When he spoke, men listened. Where he commanded, men acted. When the people faltered, it was Attucks, who rallied the crow and urged them to stand their ground. The people responding to his leadership stood firm; so did the British soldiers. The two sides exchanged insults and a fight flared.

Attucks who seemed to have been everywhere that night, led a group of citizens who drove the soldiers back to the gates of the barracks. The soldiers rallied and drove the Boston crowd back. In the midst of all this two things happened that ignited the crowd: someone rang a fire bell, filling the streets with frightened and excited people; and a barber’s apprentice ran through the crowd holding his head and screaming, “Murder! Murder!”

The crowd split into three with the largest group following Crispus Attucks up King Street and gathered before the sentry in the square. The barber’s apprentice came up and said, “This is the soldier who knocked me down.”

Someone said, “Kill him! Knock his head off!”

“Don’t be afraid,” Attucks and his group cried. “They dare not fire.”

A stick sailed over their head and hit the soldier who fell back, lifted his musket and fired. The bullet hit Attucks, who pitched forward in the gutter. Two others were killed instantly and two others later died from wounds.

As Attucks fell so did the British empire, and from his last breath rose the foundation of American independence. Attucks became a martyr, with his death also adding energy to the talk against the Maafa (slavery).

Attucks’s body was transported to Faneuil Hall, where he and the others killed in the attack lay in state. City leaders even waived the laws around Black burials and permitted Attucks to be buried with the others at the Park Street cemetery.

In the years since his death, Attucks’s legacy has continued to endure, first with the American colonists eager to break from British rule, and later among 19th century abolitionists and 20th century civil rights activists:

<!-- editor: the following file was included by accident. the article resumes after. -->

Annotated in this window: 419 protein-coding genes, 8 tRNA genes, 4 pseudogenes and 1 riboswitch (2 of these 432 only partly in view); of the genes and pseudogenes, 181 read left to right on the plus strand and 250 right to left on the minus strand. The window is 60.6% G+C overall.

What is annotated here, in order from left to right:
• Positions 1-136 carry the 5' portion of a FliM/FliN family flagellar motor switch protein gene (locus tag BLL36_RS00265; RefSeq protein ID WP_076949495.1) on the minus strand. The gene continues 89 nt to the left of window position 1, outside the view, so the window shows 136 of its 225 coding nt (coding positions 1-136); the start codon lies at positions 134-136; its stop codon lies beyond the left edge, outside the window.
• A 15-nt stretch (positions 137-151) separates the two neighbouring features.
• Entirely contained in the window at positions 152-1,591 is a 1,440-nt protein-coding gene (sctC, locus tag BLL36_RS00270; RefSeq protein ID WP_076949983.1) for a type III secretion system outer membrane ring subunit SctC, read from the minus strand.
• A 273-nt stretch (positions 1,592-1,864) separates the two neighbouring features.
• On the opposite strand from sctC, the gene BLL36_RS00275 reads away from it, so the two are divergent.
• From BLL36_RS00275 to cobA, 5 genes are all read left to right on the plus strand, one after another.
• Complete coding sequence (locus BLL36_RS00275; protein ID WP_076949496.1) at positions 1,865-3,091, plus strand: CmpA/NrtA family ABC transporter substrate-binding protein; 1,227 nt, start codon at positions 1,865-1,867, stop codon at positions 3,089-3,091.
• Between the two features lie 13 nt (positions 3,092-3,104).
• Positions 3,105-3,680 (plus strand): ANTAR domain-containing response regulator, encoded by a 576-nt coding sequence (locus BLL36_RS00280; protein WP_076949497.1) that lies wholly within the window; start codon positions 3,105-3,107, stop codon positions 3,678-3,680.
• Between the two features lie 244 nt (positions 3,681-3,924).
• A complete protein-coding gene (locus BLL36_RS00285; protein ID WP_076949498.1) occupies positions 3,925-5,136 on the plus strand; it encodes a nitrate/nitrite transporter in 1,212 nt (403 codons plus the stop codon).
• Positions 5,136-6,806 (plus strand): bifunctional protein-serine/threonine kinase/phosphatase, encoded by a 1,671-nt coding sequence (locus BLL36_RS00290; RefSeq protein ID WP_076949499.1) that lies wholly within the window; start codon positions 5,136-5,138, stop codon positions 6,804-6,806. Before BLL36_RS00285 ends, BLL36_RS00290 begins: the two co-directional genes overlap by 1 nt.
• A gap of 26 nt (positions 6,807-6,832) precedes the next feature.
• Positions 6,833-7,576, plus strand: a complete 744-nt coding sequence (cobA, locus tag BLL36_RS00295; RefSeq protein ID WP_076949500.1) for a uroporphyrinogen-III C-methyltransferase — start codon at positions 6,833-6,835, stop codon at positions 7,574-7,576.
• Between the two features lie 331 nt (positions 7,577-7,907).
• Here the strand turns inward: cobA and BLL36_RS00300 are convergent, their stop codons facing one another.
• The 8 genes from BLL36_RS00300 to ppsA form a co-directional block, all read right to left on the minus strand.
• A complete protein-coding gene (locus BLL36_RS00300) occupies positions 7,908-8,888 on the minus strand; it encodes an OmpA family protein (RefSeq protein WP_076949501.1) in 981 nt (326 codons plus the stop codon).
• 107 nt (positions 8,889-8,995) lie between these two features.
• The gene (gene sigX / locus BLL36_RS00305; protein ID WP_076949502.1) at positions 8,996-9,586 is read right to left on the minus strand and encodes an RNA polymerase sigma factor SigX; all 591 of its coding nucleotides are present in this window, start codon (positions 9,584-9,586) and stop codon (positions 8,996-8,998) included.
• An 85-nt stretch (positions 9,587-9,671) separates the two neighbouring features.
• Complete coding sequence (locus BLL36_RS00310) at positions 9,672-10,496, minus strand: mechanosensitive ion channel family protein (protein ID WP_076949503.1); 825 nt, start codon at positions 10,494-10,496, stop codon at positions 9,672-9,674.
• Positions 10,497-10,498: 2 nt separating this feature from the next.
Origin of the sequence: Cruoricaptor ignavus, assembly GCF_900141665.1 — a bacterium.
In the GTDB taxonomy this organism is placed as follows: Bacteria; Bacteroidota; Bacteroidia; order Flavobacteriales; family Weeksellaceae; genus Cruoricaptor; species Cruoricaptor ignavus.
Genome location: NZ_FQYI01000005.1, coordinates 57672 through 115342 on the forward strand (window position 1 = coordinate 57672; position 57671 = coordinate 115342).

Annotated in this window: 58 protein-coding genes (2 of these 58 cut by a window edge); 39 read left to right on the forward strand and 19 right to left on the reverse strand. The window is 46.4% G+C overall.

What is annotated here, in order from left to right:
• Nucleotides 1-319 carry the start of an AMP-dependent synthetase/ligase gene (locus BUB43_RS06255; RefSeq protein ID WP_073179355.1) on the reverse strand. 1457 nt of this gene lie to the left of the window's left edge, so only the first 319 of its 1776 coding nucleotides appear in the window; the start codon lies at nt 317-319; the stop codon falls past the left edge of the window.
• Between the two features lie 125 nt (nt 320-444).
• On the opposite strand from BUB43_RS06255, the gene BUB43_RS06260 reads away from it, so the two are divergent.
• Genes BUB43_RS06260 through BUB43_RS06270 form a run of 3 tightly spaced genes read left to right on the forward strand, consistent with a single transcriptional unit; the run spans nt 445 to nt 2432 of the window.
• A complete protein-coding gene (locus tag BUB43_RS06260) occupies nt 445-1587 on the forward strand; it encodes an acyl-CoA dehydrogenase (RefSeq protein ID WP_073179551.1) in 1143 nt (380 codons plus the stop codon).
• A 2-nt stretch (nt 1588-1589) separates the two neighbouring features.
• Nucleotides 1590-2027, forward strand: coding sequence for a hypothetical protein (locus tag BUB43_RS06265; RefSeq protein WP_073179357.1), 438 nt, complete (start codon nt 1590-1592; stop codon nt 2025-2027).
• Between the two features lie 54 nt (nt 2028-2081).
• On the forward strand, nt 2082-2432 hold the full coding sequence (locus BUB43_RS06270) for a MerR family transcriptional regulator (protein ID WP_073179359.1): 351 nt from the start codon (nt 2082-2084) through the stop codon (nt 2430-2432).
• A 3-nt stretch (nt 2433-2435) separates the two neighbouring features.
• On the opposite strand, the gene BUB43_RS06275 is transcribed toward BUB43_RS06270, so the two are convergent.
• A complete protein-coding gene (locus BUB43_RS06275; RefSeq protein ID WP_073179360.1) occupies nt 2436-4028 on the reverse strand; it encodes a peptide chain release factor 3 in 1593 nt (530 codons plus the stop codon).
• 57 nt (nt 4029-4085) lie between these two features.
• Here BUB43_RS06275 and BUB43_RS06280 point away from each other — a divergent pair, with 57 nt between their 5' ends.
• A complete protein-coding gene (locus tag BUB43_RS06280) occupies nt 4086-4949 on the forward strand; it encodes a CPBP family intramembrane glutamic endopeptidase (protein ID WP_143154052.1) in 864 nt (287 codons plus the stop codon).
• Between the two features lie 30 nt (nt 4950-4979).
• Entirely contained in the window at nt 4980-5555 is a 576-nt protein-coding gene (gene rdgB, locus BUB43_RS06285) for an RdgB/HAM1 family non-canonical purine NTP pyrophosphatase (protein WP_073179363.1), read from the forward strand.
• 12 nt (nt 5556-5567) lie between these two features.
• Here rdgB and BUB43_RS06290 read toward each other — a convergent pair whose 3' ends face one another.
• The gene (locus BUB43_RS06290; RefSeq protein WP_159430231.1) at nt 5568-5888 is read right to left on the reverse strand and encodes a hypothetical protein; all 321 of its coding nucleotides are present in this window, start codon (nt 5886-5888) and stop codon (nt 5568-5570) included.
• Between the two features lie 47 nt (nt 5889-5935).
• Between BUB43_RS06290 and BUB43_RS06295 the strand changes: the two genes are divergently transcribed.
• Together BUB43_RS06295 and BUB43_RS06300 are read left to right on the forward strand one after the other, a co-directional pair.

1858, Boston-area abolitionists, including William Cooper Nell, established “Crispus Attucks Day” to commemorate him.
1886, the places where Crispus Attucks and Samuel Gray fell were marked by circles on the pavement. Within each circle, a hub with spokes leads out to form a wheel.
1888, a monument honoring Attucks and the other victims of the Boston Massacre was erected on Boston Common. It is over 25 feet high and about 10 feet wide. The “bas-relief” (raised portion on the face of the main part of the monument) portrays the Boston Massacre, with Attucks lying in the foreground. Under the scene is the date, March 5, 1770. Above the bas-relief stands a female figure, Free America, holding the broken chain of oppression in her right hand. Beneath her right foot, she crushes the royal crown of England. At the left of the figure, is an eagle. Thirteen stars are cut into one of the faces of the monument. Beneath these stars in raised letters are the names of the five men who were killed that day: Crispus Attucks, Samuel Gray, James Caldwell, Samuel Maverick, and Patrick Carr. Some men died a day later.

*Photo Credit: Crispus Attucks via http://mgjansen.com/crispus-attucks-high-school/

Source:
“From Slavery to Freedom by John Hope Franklin
“Before The Mayflower” by Lerone Bennett, Jr.
https://en.wikipedia.org/wiki/Crispus_Attucks